Gabriel Ludu Mugabi of Jinja Parents’ School last week wrote his way to victory in the Uganda National Farmers Federation (UNIFFE) essay contest.
The contest, which attracted participation from several primary schools in Jinja, saw contestants writing about ‘managing the challenges of climatic change for sustainable agriculture’.
The awards were held on the sidelines of the 2017 agricultural show. Explaining the essence of the contest, Charles Ogang, the UNFFE president, said the essays were intended to help the pupils appreciate the relevance of agriculture in their lives.
“When pupils write about a theme, it becomes easy for them to have the enthusiasm on learning more about the agricultural methods exhibited in the show,” Ogang said.
On his part, Mugabi applauded his teachers for introducing the writer’s club in their school, which helped the pupils with essay writing.
“I dedicate this victory to my teachers who have nurtured our essay writing skills through the newly formed writer’s club,” Mugabi said.
In response, the club patron, Magaret Tibatya, said the seed of writing sown in the pupils would guide them in the future.
“I thank the organizers of this competition, and I believe that the knowledge acquired by these pupils in the course of writing the essays shall guide their future lives,” Tibatya said.
Meanwhile, a group of students beat Members of Parliament (MPs) in a debate called to test their knowledge of climate change effects on agriculture. MPs Tony Muhindo (Bukonzo East), Cosmas Elotu (Dakabela) and the minister of state for Agriculture, Christopher Kibanzanga, found themselves trying to defend a motion on the relevance of agribusiness to the youth.
A group of students, including Sophie Ageta (Tororo Girls school), Belinda Naguddi (Iganga SS), Justine Ayebale (Nyakasura School) and Sarah Nakigozi (Gayaza high school), put up a spirited fight against the MPs.
Muhindo opened with a clincher.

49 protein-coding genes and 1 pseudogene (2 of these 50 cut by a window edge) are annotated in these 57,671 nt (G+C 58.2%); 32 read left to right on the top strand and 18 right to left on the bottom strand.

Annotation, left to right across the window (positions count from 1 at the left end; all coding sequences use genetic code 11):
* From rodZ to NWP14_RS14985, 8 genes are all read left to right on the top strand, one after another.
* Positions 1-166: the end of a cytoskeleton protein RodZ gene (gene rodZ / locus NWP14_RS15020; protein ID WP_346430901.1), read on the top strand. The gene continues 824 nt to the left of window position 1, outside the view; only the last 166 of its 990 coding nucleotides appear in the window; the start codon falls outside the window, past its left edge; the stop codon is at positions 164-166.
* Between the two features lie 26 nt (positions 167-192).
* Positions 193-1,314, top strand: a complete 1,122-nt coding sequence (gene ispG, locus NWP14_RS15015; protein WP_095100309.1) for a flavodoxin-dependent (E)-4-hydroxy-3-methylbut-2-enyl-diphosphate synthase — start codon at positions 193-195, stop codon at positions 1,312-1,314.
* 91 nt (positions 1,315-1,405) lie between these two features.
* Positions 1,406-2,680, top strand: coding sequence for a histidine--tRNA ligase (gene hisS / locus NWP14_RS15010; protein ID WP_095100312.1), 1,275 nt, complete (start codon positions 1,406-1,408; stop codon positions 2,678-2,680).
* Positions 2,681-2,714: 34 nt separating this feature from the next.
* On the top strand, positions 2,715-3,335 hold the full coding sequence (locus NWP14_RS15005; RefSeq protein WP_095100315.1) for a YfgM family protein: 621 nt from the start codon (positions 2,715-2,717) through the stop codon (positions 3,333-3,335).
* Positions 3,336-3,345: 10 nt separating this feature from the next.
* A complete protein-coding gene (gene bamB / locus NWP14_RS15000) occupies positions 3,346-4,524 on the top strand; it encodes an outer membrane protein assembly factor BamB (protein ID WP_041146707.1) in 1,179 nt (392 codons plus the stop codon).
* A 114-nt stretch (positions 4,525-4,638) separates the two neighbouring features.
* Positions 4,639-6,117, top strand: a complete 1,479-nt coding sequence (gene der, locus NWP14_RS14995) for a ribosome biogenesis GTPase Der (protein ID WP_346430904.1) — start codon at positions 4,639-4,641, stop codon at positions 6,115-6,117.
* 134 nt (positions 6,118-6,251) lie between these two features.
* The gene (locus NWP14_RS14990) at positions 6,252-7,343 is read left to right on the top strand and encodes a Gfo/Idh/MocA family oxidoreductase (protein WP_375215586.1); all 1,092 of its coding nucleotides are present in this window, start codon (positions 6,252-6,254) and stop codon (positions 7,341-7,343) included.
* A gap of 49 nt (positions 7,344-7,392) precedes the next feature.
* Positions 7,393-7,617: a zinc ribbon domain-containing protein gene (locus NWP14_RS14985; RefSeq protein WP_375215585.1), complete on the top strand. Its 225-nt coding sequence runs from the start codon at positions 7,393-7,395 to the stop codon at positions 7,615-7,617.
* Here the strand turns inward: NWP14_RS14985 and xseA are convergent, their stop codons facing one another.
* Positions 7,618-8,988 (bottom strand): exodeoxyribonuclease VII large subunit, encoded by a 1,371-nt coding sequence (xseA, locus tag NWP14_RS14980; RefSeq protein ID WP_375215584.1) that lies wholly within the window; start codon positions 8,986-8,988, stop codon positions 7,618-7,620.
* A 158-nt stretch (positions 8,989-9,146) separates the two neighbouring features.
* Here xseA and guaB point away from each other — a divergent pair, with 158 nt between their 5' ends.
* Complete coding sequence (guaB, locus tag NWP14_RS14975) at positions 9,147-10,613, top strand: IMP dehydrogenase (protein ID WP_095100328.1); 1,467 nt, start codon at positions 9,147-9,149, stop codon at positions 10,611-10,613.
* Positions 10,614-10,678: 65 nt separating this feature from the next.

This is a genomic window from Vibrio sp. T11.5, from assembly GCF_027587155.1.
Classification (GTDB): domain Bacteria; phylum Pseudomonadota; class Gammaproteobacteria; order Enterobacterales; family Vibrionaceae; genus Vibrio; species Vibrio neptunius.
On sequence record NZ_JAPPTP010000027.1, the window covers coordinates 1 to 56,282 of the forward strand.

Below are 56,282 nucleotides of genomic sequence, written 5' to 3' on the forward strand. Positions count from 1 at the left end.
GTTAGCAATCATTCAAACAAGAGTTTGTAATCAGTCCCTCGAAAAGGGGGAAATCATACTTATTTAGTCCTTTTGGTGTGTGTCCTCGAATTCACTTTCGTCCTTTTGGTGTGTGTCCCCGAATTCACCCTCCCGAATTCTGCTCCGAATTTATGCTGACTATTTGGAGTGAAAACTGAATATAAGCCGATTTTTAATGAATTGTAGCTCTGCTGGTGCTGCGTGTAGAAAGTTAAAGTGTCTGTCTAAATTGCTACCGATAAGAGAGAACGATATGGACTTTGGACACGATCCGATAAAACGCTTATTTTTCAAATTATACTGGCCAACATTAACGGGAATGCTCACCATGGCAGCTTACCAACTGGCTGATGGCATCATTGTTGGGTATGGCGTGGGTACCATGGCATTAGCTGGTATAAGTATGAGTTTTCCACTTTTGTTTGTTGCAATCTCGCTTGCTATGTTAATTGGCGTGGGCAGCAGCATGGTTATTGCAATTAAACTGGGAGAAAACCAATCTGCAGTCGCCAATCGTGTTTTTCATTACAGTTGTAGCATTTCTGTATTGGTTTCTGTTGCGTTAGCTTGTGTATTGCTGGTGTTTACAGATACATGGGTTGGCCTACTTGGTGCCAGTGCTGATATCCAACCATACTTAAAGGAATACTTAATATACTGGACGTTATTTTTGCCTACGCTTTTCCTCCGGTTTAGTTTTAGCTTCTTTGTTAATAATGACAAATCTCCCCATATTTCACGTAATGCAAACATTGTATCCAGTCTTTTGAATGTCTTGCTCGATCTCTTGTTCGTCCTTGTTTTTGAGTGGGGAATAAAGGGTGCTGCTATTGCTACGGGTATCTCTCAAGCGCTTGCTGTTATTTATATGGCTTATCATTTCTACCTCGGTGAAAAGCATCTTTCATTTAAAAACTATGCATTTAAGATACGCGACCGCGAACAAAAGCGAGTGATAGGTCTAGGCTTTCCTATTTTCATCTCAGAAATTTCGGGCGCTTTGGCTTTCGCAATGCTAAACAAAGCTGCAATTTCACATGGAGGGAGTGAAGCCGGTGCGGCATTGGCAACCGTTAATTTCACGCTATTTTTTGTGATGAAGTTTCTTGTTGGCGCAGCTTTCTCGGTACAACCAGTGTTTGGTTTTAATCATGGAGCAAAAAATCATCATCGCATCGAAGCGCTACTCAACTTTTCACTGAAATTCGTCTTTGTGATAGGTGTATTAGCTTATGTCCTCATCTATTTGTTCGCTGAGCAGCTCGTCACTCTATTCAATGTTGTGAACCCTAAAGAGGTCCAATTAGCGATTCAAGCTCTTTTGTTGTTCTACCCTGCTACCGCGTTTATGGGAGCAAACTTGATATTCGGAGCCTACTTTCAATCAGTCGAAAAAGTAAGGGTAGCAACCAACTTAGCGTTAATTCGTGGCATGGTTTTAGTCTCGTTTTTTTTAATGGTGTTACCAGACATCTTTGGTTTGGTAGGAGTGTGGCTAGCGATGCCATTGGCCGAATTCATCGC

“Agriculture is irrelevant to the youth because it fosters activities like deforestation, which have led to the clearing of the country’s forest cover in the name of growing cash crops, causing harsh weather conditions like drought,” Muhindo offered.
In response, Nakigozi declared that the MP’s claims were in contravention of government policy on forestry.
“It would be dreadful for a member of parliament to state that agriculture leads to destruction of the environment yet the government is championing the conservation of forest reserves like Kimaka forest through the NFA [National Forestry Authority],” Nakigozi countered.
At the end of debate, the judges, led by the UNFFE president Charles Ogang, declared the students the winners, as they had been able to buttress their points with relevant evidence.
In his final remarks, Kibanzanga appreciated the students for their articulate discussions on agriculture.
“In our school days, farming was considered an activity for peasants, but I’m happy with these students’ brilliant articulation of agricultural issues, and I hope they walk the talk and curb the unemployment problem in our country,” Kibanzanga said.
Former Agriculture Minister Victoria Ssekitoleko was also on hand to ask schools and parents to teach farming to their children at an early age.
“Those that have land should teach and encourage their children to join agriculture, because research has shown that in 10 years [from now], youth between the ages of 25 and 35 will be seeking livelihood in agricultural-related practices,” She said.